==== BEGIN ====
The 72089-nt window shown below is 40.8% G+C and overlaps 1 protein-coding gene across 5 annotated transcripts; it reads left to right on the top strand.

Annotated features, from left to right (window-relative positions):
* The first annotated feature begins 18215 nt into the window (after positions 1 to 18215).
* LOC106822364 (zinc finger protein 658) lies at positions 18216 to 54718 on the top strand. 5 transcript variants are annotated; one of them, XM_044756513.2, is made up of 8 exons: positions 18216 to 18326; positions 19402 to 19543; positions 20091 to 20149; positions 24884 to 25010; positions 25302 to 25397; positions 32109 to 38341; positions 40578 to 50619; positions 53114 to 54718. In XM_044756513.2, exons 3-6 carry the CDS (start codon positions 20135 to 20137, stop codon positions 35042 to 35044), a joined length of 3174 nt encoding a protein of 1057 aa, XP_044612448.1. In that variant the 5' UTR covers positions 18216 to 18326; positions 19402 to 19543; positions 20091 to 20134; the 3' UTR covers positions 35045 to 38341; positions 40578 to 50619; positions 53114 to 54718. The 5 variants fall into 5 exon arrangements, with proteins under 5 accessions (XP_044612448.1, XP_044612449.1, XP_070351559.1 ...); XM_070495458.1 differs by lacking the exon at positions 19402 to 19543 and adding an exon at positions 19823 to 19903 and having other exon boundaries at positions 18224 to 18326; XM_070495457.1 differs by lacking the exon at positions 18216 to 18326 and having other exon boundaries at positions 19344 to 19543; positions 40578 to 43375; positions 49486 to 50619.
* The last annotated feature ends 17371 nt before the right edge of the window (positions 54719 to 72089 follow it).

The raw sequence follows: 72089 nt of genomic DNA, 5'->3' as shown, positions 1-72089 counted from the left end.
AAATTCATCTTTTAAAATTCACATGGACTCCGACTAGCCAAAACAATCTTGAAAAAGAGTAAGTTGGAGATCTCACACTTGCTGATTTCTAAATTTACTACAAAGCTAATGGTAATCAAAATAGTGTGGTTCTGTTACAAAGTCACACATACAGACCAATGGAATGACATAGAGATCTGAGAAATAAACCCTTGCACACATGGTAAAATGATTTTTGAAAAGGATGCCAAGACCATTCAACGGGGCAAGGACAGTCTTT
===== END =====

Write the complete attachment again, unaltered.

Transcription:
The 72089-nt window shown below is 40.8% G+C and overlaps 1 protein-coding gene across 5 annotated transcripts; it reads left to right on the top strand.

Annotated features, from left to right (window-relative positions):
* The first annotated feature begins 18215 nt into the window (after positions 1 to 18215).
* LOC106822364 (zinc finger protein 658) lies at positions 18216 to 54718 on the top strand. 5 transcript variants are annotated; one of them, XM_044756513.2, is made up of 8 exons: positions 18216 to 18326; positions 19402 to 19543; positions 20091 to 20149; positions 24884 to 25010; positions 25302 to 25397; positions 32109 to 38341; positions 40578 to 50619; positions 53114 to 54718. In XM_044756513.2, exons 3-6 carry the CDS (start codon positions 20135 to 20137, stop codon positions 35042 to 35044), a joined length of 3174 nt encoding a protein of 1057 aa, XP_044612448.1. In that variant the 5' UTR covers positions 18216 to 18326; positions 19402 to 19543; positions 20091 to 20134; the 3' UTR covers positions 35045 to 38341; positions 40578 to 50619; positions 53114 to 54718. The 5 variants fall into 5 exon arrangements, with proteins under 5 accessions (XP_044612448.1, XP_044612449.1, XP_070351559.1 ...); XM_070495458.1 differs by lacking the exon at positions 19402 to 19543 and adding an exon at positions 19823 to 19903 and having other exon boundaries at positions 18224 to 18326; XM_070495457.1 differs by lacking the exon at positions 18216 to 18326 and having other exon boundaries at positions 19344 to 19543; positions 40578 to 43375; positions 49486 to 50619.
* The last annotated feature ends 17371 nt before the right edge of the window (positions 54719 to 72089 follow it).

The raw sequence follows: 72089 nt of genomic DNA, 5'->3' as shown, positions 1-72089 counted from the left end.
AAATTCATCTTTTAAAATTCACATGGACTCCGACTAGCCAAAACAATCTTGAAAAAGAGTAAGTTGGAGATCTCACACTTGCTGATTTCTAAATTTACTACAAAGCTAATGGTAATCAAAATAGTGTGGTTCTGTTACAAAGTCACACATACAGACCAATGGAATGACATAGAGATCTGAGAAATAAACCCTTGCACACATGGTAAAATGATTTTTGAAAAGGATGCCAAGACCATTCAACGGGGCAAGGACAGTCTTT